Bob in Turkey

One interesting thing about living in Europe is that it completely redefines the idea of a “short trip.”  Bob gave a talk last week in Istanbul, Turkey.  The plane flight was about the same length as the ones we used to take from New York City to Georgia.  Another way of looking at it is that Constantinople was the original eastern capital of the Roman Empire.  Sure, it was more than a two-hour trip back then.  But it was the same Empire, at least for a while.

At the moment, it’s a booming business city.  On the European side, it’s something like other European cities, an interesting mix of European-looking and Middle-Eastern-looking faces, clothes, and habits.  It has mosques, synagogues and churches.  The languages at the conference were Turkish, English, and Russian.  The Asian side of Istanbul, though, was much more traditional. Bob said he felt a little conspicuous there with his red hair and American accent.

He traveled with three associates from his firm, one of whom had lived in Istanbul before and spoke Turkish well enough to order food and talk to the cab drivers.  Although all three of Bob’s co-workers speak English very well, there would be times when they lapsed into Italian.  I can only suppose that he felt very far from home at such times.

Bob has been traveling more than he has been home since March.  But this is the last business trip until next fall.  We’re glad to have him home.

Since I wasn’t on the trip, I can’t comment very much on the photos, except to say that the dinner photo above wasn’t the only one I received via e-mail during the trip.  And Bob has no idea what the leeches were for, but they were on the Asian side of the Bosphorus.

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5 thoughts on “Bob in Turkey

  1. Considering that Bob explained these photos to me when he got home at 2 a.m., I had not considered that these leeches might still be sold for medicinal use. (Maybe I thought fishing bait?) But your comment got me wondering, so I Googled “Turkey” and “leech.” Every single reference was medicinal. So, yeah, wow!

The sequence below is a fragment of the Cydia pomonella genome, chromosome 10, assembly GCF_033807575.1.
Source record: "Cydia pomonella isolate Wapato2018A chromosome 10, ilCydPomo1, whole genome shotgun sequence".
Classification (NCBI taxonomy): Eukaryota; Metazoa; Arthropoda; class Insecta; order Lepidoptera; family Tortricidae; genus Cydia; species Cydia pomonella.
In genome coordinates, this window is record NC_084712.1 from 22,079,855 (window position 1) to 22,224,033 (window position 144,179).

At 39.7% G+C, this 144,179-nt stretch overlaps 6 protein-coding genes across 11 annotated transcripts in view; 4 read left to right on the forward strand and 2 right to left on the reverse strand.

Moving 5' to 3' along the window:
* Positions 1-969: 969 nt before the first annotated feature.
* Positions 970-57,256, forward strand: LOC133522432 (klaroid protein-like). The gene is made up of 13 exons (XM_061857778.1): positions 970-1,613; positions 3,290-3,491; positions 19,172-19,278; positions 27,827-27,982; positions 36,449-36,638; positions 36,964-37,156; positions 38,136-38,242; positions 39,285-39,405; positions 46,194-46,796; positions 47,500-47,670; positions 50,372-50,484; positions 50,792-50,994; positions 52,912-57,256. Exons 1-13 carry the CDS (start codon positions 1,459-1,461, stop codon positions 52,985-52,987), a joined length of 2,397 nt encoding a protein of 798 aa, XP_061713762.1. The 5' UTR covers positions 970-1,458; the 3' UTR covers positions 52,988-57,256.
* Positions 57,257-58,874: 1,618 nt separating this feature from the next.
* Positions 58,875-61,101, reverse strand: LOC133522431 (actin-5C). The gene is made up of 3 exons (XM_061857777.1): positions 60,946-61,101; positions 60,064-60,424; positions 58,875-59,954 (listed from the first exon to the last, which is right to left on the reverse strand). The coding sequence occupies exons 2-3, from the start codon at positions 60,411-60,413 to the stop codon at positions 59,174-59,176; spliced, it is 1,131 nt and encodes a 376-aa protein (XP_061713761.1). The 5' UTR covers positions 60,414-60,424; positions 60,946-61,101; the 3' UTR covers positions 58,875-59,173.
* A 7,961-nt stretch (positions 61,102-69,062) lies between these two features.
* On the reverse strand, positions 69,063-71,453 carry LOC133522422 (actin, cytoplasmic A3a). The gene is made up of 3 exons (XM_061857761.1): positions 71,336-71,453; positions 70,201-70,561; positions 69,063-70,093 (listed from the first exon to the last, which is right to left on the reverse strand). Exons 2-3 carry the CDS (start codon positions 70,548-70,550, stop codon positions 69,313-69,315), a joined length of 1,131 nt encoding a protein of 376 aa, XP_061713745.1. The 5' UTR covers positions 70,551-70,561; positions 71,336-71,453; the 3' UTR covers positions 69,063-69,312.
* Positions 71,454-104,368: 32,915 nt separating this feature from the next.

And also, when Bob saw this, he corrected me: The leeches were on the European side, not the Asian side. I beg the 2 a.m. factor.

  2. A super-odd coincidence: Stephen and I went to visit the Paul Revere house in Boston last weekend, and they had a “colonial doctor” who’d set up shop in the courtyard. On his table of implements were various saws (and accompanying bullets to bite upon)… and a jar of leeches!

    But I didn’t ask where he’d gotten them. Silly me.

    1. Well, we know, don’t we? I bet Stephen loved that whole setup!

      We’ve been there, too, by the way. I really like Boston! Were you there to pick up E.?

  3. I love these photos! But I must admit that I’m particularly taken with that food. It looks delicious. In Claudia Roden’s beautiful cookbook Arabesque, one third of the recipes are from Turkey, but that doesn’t help me identify some of the little piles on that meze (?) plate. I love tasting foods from other places–that would be one of the joys of travel. In my high school (just a few years ago; haha), there was a foreign exchange student from Turkey who told me that she had yogurt for breakfast every day, and that it was also eaten at just about every meal. But, she said, the yogurt in Turkey is *far* better than what she was eating in the United States.

    Interesting photos!
    Susan

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